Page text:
When most TV shows tackle a live episode, one of the biggest issues is the cast getting over its fear of performing without a net.
That's definitely not the case as NBC's "30 Rock" gears up for its first live episode on Thursday, Oct. 14, originating from 30 Rockefeller Plaza, where the action of the Emmy-winning sitcom is set.
"For a couple of years we talked about the idea of trying to do a live show, because we felt we had sort of interesting personnel for it," series star and executive producer Tina Fey explains. "Alec (Baldwin), of course, has hosted 'Saturday Night Live' so many times, and Tracy (Morgan) and I had worked there, and Jane (Krakowski) is Broadway-trained, so we thought it would be fun to do. And, of course, Jack McBrayer is a Second City (improv) actor, too, so he's very comfortable.
"During the writers strike, we did a live performance of the show as a benefit for our crew, and it was so fun to feel the different timing of the show live and the audience response, which you just don't get in a single-camera show."
But Fey freely admits she does have one major concern on her: the timing, and not the performers' acclaimed, Swiss-watch comedy timing that won "30 Rock" three consecutive Emmys as best comedy series. But producing a live episode of a show as tightly constructed as this one poses a number of special challenges, starting with the fact that, unlike previous episodes, it will be performed in front of a live audience. And the same laughter and energy the actors may enjoy getting from that audience could complicate cramming all the jokes into an unforgiving half-hour time slot, Fey says.
"The story takes place on the night of a 'TGS' show," she explains, referring to the fictional "SNL"-like show around which the sitcom revolves, "so we are keeping it in relatively real time. We are doing the show in Studio 8-H, which is where 'SNL' is done, and most of our sets are made to look like Studio 8-H anyway. We will build Jack Donaghy's (Baldwin) office and a few other sets in there.
"The really biggest challenge, I suspect, will be in getting the show short enough. Anyone who has seen the show knows that we talk very fast, and there's almost no air between anything. We cram everything in, and if we have even the least little bit of 'laugh spread,' we may be in trouble."
Executive producer Robert Carlock, also one of the show's head writers, said it took awhile for the "30 Rock" creative staff to wrap its collective mind around the technical challenges, such as how to pull off the show's signature flashbacks in a live performance.
"It kind of changes the show completely, but you don't want to change the show completely," Carlock says. "You want to get all the energy of the live performance, and the fun of that, without losing our usual show. You want to see a different show, sure, but only in a fun way."
Upping the stakes, the cast and crew actually will do two live performances on Thursday night, the first for East Coast audiences and then a later, slightly different version for West Coast viewers.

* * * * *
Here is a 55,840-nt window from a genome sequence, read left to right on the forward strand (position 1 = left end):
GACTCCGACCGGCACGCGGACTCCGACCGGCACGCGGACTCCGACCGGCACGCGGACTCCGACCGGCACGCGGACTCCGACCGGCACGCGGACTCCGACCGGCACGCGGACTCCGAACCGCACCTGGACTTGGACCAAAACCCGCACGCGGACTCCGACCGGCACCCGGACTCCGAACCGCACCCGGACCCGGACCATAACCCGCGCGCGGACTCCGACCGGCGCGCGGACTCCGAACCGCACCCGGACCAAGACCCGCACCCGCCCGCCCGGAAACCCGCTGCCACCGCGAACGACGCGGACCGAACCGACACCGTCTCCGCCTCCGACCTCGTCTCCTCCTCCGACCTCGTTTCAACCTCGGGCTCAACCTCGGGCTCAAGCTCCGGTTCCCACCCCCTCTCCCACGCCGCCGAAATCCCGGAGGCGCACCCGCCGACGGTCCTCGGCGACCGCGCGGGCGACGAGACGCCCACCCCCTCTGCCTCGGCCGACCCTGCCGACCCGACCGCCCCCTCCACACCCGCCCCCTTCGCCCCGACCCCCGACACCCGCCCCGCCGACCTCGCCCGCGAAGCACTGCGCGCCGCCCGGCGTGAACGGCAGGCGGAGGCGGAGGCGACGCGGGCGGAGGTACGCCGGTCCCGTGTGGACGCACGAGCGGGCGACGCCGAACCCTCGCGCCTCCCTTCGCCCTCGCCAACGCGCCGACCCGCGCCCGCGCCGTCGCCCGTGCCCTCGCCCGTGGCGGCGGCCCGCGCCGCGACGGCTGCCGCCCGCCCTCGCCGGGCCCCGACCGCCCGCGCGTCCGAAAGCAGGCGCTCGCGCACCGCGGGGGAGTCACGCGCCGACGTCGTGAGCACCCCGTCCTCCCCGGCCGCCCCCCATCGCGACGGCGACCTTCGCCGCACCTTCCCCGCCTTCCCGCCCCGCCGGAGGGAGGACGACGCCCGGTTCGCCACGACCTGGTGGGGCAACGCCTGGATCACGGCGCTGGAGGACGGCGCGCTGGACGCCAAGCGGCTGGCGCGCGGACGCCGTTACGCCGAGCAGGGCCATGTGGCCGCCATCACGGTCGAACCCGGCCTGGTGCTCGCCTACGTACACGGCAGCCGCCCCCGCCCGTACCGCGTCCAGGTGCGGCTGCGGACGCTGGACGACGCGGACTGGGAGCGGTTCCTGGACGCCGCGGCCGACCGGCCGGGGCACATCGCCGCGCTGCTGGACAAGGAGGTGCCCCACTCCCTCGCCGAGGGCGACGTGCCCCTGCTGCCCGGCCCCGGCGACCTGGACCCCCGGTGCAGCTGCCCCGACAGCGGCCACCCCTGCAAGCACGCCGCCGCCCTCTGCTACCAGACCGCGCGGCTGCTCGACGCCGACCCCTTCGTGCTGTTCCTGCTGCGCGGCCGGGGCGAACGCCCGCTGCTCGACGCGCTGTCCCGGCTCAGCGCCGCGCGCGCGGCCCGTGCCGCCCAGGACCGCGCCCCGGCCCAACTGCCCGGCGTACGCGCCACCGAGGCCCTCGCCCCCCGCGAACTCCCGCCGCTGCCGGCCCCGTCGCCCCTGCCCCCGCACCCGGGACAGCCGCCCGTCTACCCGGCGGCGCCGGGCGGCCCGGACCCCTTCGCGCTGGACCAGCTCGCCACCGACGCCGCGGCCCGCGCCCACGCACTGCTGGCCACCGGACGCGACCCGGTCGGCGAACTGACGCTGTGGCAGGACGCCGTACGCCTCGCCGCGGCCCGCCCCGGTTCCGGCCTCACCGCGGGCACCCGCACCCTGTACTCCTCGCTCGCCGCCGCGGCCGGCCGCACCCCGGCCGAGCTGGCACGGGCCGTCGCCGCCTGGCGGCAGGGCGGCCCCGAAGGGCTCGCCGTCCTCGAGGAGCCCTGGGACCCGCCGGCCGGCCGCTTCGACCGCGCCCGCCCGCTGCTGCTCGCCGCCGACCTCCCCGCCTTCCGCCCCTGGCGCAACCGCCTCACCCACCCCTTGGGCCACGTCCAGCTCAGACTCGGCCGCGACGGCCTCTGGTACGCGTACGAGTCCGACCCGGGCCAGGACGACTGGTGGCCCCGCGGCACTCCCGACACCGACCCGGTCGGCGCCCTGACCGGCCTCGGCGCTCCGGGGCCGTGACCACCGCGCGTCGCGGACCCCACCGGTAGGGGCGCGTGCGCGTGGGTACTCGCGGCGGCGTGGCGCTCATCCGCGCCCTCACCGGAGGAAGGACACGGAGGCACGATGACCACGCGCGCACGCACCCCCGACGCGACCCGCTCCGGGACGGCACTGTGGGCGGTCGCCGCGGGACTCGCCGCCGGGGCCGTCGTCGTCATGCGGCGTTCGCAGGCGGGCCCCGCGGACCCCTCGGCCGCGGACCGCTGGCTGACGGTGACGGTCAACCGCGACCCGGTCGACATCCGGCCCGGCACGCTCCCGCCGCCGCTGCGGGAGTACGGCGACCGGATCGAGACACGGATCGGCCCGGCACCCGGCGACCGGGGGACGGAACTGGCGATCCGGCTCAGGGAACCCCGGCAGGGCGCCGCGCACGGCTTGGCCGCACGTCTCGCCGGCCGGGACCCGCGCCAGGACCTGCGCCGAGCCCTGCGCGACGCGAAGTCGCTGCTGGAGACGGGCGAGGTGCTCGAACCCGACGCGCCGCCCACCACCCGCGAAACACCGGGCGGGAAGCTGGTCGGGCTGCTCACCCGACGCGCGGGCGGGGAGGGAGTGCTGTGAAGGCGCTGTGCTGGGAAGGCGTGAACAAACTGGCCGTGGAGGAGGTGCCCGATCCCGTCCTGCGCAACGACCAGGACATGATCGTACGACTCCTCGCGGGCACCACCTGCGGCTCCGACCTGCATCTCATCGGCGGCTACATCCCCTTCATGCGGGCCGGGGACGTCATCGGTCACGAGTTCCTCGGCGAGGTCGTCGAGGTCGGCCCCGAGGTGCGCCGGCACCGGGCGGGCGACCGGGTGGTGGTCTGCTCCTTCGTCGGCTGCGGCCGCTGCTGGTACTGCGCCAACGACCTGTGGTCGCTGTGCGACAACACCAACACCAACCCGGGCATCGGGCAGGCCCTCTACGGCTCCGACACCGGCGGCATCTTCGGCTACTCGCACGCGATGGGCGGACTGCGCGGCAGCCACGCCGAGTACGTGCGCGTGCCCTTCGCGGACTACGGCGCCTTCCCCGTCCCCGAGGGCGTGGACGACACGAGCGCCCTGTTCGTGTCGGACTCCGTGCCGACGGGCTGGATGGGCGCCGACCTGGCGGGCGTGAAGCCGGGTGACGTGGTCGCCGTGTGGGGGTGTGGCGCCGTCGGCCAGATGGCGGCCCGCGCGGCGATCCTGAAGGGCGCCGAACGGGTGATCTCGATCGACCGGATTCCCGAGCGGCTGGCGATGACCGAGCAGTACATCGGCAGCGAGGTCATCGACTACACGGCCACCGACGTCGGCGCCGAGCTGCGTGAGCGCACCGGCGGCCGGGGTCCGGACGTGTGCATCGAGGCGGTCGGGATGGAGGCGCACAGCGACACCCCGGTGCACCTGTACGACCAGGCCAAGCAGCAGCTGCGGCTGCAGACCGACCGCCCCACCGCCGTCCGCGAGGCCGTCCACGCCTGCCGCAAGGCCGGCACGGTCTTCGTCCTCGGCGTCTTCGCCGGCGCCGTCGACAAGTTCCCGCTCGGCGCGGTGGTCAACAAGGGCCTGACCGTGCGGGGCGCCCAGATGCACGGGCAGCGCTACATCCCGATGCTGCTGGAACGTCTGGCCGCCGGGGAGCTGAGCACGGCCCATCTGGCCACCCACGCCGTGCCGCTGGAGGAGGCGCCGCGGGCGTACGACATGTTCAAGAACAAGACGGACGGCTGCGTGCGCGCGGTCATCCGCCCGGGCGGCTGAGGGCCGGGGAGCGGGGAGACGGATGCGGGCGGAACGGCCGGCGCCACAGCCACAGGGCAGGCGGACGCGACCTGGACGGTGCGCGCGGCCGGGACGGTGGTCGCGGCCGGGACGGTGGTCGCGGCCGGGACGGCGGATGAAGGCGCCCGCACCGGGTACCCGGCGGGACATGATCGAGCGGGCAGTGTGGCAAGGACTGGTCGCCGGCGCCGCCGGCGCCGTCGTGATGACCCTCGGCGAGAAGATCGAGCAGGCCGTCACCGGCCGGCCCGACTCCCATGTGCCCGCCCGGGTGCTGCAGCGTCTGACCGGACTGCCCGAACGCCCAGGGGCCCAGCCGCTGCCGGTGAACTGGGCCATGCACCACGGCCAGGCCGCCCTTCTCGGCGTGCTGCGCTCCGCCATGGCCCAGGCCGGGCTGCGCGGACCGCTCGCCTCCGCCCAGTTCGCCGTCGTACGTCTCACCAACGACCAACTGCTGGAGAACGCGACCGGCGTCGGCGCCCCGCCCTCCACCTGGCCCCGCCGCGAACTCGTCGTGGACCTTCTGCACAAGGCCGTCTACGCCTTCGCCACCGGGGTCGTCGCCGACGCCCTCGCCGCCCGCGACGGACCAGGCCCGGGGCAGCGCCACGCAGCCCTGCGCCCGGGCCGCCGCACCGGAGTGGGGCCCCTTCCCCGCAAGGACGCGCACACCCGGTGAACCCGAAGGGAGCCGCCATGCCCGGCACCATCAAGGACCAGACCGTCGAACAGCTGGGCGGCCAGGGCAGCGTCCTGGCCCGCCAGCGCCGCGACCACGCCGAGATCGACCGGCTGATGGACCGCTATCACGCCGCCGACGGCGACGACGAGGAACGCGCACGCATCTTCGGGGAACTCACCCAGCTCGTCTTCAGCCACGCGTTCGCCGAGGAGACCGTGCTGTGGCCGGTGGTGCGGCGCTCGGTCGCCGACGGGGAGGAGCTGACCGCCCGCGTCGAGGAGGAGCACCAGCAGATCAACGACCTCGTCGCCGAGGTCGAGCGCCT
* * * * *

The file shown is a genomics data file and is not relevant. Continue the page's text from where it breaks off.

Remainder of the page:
"I think we'll probably try different jokes, but the two versions will be the same basic story and cast and everything," Fey explains. "Also, the fact that we're live may make it possible to do something topical and use jokes that normally would appear to be four weeks behind."
"Mad Men" star Jon Hamm, who has won back-to-back Emmy nods for his disarmingly goofy guest appearances on the sitcom, is due to reprise his role as crushingly handsome but clueless Dr. Drew Baird in the live telecast, but fans will see return engagements for several of their other favorite guest stars as well this season, most notably Matt Damon as Carol, an airline pilot who may just be Liz Lemon's (Fey) dream man. Despite the actor's busy schedule, Fey says she hopes Damon will make recurring appearances on her show.
"We're also trying to find a way for Carol to be a 'condition' in Liz's life even when Matt the actor is away doing movies or something," she says. "But he's a New Yorker, and he has been very generous with us about doing something, so I feel pretty sure we will see him at least one more time.
" Elizabeth Banks will be back as Jack's (Baldwin) fiancee and the mother of his child. Sherri Shepherd is coming back as Tracy's wife. Will Forte will also be back as Jenna's (Krakowski) cross-dressing love interest. Will Arnett is filming his own show (Fox's "Running Wilde"), but he is shooting in New York, so who knows? But I think my good friend (and former NBC programming chief) Kevin Reilly at Fox will give us permission to borrow Will Arnett."
Don't expect "30 Rock" to devolve into a vehicle for stunt casting, however. At its heart, the sitcom will keep its focus on the main characters, especially Liz and Jack.
"The characters had some large life events set in motion at the end of last season," Fey points out. "Jack is engaged and has a baby coming. Tracy has a baby coming. Liz is in a positive relationship, so they are in a different state than they have been previously."
"Last year was really our shaking it up a little bit and exploiting what we had built up over the first couple of years," Carlock adds. "So this year, we're getting back to those core relationships but in a new way, to tell stories about Jack having a kid and dealing with this suddenly very serious relationship and how that affects his relationship with Liz. So we're building on what we did last year to return to 'business as usual' this year."